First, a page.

Bainbridge city manager search draws low number of applicants

The headhunting firm hired to find Bainbridge Island's next city manager said it has received half of the number of applicants it would typically see by this point in the search.

Potential candidates are also expressing concerns over the Bainbridge city council and its commitment to the council-manager form of government.

Strategic Government Resources told city officials that potential candidates are worried about how they would work with the city council.

Bainbridge Island City Hall has apparently developed a reputation as a tough place to keep a job. The city is searching for a new manager following the council's firing of Brenda Bauer in March, and city hall has had six city managers/administrators, and three city attorneys, in the past three years.

A total of 15 candidates have applied for the city manager position, but only two applicants are from Washington state. Two others are from Oregon, and the rest, from outside the Pacific Northwest.

Council members got an update on the search at their meeting Monday, and Councilwoman Anne Blair recalled a conversation from earlier in the day with Ron Holifield of Strategic Government Resources, the Texas-based company that is leading the search for the top executive in city government.

Blair said that the firm would normally expect double the number of applicants by this time in the search process.

Strategic Government Resources is fielding a lot questions about the position, she said, and most conversations revolve around the city council itself.

"The majority of the questions (Holifield) is receiving and is needing to address tend to be about concerns and working with us as a council, and our commitment to this form of government," Blair said.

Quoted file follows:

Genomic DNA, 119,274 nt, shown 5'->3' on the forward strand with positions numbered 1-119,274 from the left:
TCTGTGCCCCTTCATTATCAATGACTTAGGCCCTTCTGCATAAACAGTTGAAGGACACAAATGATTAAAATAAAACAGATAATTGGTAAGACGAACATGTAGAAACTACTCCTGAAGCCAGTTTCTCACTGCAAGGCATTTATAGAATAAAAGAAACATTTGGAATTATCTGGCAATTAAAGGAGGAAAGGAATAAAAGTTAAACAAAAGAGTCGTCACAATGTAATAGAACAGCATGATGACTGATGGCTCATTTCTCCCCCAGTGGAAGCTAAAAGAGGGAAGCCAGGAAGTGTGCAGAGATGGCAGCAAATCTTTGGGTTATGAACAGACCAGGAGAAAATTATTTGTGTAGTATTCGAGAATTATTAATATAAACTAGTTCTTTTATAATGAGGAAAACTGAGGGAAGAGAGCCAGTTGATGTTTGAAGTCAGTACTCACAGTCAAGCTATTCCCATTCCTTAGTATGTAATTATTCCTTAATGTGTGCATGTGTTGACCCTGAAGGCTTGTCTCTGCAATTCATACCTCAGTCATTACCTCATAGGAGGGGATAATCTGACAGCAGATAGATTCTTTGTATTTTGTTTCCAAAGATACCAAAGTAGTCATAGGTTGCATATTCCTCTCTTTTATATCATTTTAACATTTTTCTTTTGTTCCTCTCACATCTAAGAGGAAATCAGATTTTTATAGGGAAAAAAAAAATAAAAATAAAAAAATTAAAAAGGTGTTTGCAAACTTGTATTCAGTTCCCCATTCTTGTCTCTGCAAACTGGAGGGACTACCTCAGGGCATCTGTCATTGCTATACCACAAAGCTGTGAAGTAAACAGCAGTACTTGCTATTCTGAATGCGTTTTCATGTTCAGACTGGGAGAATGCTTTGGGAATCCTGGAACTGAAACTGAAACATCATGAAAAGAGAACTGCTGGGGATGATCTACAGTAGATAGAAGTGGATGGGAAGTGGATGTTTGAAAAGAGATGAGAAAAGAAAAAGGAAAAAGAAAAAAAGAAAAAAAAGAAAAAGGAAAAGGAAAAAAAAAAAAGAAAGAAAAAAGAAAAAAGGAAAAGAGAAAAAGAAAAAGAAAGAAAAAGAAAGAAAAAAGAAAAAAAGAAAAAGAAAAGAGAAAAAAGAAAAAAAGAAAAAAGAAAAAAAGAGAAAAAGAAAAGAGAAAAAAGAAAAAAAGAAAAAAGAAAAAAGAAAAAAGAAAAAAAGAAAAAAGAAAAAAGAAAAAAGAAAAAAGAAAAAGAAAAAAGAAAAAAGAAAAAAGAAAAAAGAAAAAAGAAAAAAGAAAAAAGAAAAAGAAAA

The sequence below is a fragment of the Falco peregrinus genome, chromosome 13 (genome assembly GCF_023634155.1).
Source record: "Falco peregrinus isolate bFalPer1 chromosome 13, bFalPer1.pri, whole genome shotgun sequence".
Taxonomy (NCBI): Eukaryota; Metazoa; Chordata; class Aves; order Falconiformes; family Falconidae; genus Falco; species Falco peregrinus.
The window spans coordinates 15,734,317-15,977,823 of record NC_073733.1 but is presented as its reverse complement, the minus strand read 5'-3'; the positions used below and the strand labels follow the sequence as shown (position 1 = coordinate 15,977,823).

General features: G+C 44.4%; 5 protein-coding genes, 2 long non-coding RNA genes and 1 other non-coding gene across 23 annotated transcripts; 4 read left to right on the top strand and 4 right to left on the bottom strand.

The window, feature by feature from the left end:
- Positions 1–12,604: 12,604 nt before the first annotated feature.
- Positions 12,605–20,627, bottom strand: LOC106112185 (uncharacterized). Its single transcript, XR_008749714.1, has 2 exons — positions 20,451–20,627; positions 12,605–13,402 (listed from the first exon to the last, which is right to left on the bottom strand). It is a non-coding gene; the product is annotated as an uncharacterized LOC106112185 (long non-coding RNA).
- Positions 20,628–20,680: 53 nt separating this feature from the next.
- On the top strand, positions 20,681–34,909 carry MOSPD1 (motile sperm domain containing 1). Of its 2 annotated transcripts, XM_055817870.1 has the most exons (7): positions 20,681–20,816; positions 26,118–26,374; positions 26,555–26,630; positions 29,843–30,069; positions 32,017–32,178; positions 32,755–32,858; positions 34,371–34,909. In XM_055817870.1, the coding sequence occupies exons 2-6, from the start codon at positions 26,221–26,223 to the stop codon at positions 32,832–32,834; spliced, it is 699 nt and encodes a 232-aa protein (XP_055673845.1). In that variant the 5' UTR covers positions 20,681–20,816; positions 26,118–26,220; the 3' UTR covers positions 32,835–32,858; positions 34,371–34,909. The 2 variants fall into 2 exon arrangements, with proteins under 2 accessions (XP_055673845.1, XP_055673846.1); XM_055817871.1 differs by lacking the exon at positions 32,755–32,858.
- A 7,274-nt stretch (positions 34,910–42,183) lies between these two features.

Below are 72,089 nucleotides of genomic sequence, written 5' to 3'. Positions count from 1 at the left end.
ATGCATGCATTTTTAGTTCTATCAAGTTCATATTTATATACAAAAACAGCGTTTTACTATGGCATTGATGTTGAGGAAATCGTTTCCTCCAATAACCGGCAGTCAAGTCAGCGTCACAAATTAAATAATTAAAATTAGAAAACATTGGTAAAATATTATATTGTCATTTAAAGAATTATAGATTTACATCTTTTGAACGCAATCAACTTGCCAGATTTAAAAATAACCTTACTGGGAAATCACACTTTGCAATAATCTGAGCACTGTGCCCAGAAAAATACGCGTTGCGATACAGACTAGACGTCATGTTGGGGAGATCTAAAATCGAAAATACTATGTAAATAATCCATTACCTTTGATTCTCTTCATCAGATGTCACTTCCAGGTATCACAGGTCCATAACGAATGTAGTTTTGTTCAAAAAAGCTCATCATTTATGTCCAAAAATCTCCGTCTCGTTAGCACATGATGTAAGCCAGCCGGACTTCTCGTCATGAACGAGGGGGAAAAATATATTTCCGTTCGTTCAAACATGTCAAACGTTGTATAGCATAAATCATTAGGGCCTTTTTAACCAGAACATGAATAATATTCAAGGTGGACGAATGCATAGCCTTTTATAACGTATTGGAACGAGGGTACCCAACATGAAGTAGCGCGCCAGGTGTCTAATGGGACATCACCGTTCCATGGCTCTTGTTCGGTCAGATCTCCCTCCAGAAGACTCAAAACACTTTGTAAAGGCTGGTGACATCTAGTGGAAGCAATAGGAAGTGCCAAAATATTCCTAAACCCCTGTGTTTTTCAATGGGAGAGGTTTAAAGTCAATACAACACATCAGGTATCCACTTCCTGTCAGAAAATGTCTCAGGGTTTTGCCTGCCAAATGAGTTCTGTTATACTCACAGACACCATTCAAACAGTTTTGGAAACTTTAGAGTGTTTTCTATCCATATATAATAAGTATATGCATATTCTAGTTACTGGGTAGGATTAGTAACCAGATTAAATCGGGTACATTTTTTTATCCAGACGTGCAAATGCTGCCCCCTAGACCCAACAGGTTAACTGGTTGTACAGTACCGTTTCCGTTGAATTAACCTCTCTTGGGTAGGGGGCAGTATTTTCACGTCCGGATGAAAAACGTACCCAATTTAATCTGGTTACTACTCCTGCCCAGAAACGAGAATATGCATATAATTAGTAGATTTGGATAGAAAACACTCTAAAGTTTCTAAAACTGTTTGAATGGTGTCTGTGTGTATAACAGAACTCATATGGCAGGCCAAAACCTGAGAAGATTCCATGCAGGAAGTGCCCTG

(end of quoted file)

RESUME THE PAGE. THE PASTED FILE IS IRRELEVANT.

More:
Blair said that Holifield has also started sending additional outreach letters through the firm's exclusive network of city managers.

She also said quite a few other people had contacted Strategic Government Resources about the job, but have not actually applied for the position.

Councilwoman Kirsten Hytopoulus said the council need only recall the conversation about road repairs earlier in Monday's council meeting to find an example of the lack of harmony between some on the council and city employees.

Earlier in the meeting, the council postponed a discussion of a bid award for chip-seal repairs on city streets, and Councilman David Ward intensely questioned Public Works Director Lance Newkirk over the proposed contract. Ward then asked for the discussion to be tabled, and it was, on a 4-2 vote.

"I would say if I were a candidate for city manager and I watched what just transpired with the chip seal program, I would have grave concerns about wether or not this council is committed to this form of government," Hytopoulos said.

"I don't believe that is the way we should be talking to staff," she said.

Holifield told the Review Tuesday that aside from collecting resumes, he has spent a lot of time on the phone with inquiring candidates.

"Without a doubt, the thing that is catching the most attention is the amazing quality of life offered by living in Bainbridge Island," Holifield said.

According to the job announcement on the firm's website, the city is seeking a candidate with a degree in public or business administration who has 10 years of experience as a city manager. An advanced degree is preferred.

Bainbridge is also seeking someone with a financial background and familiarity with unions and labor laws, in addition to land-use issues.

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